Semenov-Tian-Shanskii, Veniamin Petrovich

The following article is from The Great Soviet Encyclopedia (1979). It might be outdated or ideologically biased.

Semenov-Tian-Shanskii, Veniamin Petrovich


Born Mar. 27 (Apr. 8), 1870, in St. Petersburg; died Feb. 8, 1942, in Leningrad. Soviet geographer and statistician. Son of P. P. Semenov-Tian-Shanskii.

V. P. Semenov-Tian-Shanskii graduated in 1893 from the natural science divison of the physics and mathematics faculty of the University of St. Petersburg. Between 1919 and 1937 he was a professor at various higher educational institutions, including the University of Leningrad. During part of this period he was also director of the Central Geographic Museum, which existed from 1932 to 1938, in Leningrad.

In 1895, under the direction of Professor A. A. Inostrantsev, Semenov-Tian-Shanskii took part in a geological survey of the Salair Ridge. He subsequently conducted geological research in the Ural River basin and in the region of the Obshchii Syrt. After taking part in Russia’s first census in 1897, he served on the staff of various statistical institutions. From 1905 to 1917 he headed the statistical department of the Ministry of Finance and Industry.

Semenov-Tian-Shanskii was the editor of Russia: A Complete Geographic Description of Our Fatherland, whose publication began in 1899; 11 of the 22 planned volumes came out before 1914. Between 1900 and 1911 he published the important 12-volume work Trade and Industry in European Russia by Regions. In his monograph City and Country in European Russia, which appeared in 1910, he provided a breakdown of European Russia into regions according to population types. He supplied in 1915 a physiographic regionalization of European Russia and the Caucasus in his book Terrain Types of European Russia and the Caucasus. In 1922 he undertook the compilation of a population density map of European Russia in 110 sheets (listy); 47 sheets were published.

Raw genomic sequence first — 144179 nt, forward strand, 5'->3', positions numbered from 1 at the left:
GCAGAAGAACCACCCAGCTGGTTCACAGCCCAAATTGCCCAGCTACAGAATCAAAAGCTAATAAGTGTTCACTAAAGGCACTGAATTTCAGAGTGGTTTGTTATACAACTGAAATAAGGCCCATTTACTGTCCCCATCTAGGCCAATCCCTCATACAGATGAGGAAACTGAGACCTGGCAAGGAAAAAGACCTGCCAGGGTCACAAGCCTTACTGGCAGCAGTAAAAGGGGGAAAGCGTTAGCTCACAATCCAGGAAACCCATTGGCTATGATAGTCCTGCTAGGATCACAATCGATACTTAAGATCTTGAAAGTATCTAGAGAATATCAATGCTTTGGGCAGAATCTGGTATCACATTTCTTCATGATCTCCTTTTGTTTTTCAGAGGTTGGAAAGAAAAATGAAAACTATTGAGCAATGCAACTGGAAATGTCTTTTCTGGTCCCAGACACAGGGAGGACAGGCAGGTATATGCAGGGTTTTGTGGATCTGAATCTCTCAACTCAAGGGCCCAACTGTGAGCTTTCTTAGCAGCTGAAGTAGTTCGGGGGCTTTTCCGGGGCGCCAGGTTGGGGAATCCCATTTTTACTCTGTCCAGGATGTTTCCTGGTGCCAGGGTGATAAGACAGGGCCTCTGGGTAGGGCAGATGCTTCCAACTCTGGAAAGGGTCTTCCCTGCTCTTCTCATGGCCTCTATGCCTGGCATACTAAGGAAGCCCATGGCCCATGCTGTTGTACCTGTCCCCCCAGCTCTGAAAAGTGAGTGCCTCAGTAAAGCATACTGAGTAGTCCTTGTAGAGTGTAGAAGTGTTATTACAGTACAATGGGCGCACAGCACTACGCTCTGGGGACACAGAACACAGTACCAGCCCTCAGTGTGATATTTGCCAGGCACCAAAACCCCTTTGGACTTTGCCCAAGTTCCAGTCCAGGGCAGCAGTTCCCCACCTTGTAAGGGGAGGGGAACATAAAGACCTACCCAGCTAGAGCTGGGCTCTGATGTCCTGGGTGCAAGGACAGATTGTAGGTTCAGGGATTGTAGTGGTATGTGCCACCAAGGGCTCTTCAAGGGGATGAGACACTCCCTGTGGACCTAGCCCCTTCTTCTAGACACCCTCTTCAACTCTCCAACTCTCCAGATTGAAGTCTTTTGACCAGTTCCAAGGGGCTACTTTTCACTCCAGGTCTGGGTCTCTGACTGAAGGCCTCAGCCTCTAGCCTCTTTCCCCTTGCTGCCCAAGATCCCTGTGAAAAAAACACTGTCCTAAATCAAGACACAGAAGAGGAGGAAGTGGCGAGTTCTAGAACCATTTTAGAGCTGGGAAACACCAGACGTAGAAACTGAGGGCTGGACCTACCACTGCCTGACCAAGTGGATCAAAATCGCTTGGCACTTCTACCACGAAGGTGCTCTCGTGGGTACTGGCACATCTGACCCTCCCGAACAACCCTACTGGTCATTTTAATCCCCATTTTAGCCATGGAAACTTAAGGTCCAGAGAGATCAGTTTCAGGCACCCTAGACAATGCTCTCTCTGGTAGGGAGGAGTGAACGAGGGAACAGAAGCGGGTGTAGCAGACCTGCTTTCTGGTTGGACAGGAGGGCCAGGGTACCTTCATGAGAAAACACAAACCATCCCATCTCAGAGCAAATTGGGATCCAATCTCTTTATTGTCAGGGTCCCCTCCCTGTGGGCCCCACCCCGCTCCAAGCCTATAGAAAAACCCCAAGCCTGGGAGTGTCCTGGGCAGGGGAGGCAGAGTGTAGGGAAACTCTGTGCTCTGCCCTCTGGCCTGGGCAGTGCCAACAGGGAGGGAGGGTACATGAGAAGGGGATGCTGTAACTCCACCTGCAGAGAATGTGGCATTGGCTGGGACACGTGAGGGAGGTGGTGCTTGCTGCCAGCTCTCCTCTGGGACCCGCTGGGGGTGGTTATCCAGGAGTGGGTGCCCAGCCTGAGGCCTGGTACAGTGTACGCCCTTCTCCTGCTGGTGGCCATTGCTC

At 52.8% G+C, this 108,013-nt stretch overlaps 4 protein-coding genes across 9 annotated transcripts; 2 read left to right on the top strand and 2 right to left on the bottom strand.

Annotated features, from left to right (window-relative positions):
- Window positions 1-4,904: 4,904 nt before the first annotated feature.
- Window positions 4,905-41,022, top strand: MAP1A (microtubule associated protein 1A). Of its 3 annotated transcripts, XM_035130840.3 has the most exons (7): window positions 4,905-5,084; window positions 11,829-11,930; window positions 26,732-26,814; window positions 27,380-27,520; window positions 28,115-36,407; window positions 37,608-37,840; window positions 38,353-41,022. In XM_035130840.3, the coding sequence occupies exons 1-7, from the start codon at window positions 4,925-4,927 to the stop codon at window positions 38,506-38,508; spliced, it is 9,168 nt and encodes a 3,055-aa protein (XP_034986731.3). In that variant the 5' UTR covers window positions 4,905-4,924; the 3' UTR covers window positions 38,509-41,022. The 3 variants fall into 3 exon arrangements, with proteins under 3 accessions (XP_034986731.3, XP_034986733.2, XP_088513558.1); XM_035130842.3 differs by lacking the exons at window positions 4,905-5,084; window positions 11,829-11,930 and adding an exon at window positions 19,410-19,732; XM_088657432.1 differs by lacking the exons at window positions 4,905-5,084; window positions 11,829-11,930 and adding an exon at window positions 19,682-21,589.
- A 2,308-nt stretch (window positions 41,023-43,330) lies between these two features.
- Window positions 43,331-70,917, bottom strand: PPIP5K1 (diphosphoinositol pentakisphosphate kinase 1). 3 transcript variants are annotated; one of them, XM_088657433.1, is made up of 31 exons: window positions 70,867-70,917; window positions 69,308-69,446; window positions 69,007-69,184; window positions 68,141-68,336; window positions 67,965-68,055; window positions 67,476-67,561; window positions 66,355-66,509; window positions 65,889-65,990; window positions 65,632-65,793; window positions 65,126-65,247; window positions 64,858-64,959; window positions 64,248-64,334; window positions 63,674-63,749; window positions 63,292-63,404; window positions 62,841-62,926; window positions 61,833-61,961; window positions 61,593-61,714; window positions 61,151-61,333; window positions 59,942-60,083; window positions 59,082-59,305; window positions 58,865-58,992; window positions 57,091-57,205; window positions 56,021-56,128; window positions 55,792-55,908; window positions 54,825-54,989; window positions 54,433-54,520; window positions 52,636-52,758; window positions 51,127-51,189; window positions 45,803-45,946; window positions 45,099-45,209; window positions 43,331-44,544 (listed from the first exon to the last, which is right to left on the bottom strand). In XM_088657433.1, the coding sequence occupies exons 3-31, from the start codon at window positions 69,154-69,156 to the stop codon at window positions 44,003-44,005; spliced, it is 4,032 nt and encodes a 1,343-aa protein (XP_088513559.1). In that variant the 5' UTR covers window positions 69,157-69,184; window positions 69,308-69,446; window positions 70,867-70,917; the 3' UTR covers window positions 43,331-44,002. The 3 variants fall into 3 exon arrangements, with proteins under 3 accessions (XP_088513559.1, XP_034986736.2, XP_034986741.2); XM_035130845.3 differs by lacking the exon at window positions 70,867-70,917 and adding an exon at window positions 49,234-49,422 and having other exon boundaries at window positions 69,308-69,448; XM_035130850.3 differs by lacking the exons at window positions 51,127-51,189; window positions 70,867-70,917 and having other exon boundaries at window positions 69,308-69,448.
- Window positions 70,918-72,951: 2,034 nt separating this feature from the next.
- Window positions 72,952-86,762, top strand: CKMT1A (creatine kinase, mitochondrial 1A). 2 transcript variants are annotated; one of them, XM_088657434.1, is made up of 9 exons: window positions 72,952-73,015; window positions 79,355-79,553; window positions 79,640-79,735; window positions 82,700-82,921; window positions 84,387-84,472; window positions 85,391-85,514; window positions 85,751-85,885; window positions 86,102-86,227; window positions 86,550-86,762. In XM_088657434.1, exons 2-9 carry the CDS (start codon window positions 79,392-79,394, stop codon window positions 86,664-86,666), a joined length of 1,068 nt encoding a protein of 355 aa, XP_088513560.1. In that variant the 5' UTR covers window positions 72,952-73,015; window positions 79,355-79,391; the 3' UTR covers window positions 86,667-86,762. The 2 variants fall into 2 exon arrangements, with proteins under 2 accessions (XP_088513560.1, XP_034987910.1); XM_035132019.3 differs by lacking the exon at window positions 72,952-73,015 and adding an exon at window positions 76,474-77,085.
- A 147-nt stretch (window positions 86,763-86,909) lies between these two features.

“Veniamin Petrovich Semenov-Tian-Shanskii.” Izv. Vses. geogra-ficheskogo obshchestva, 1940, vol. 72, issue 3. (Contains bibliography.)
The Great Soviet Encyclopedia, 3rd Edition (1970-1979). © 2010 The Gale Group, Inc. All rights reserved.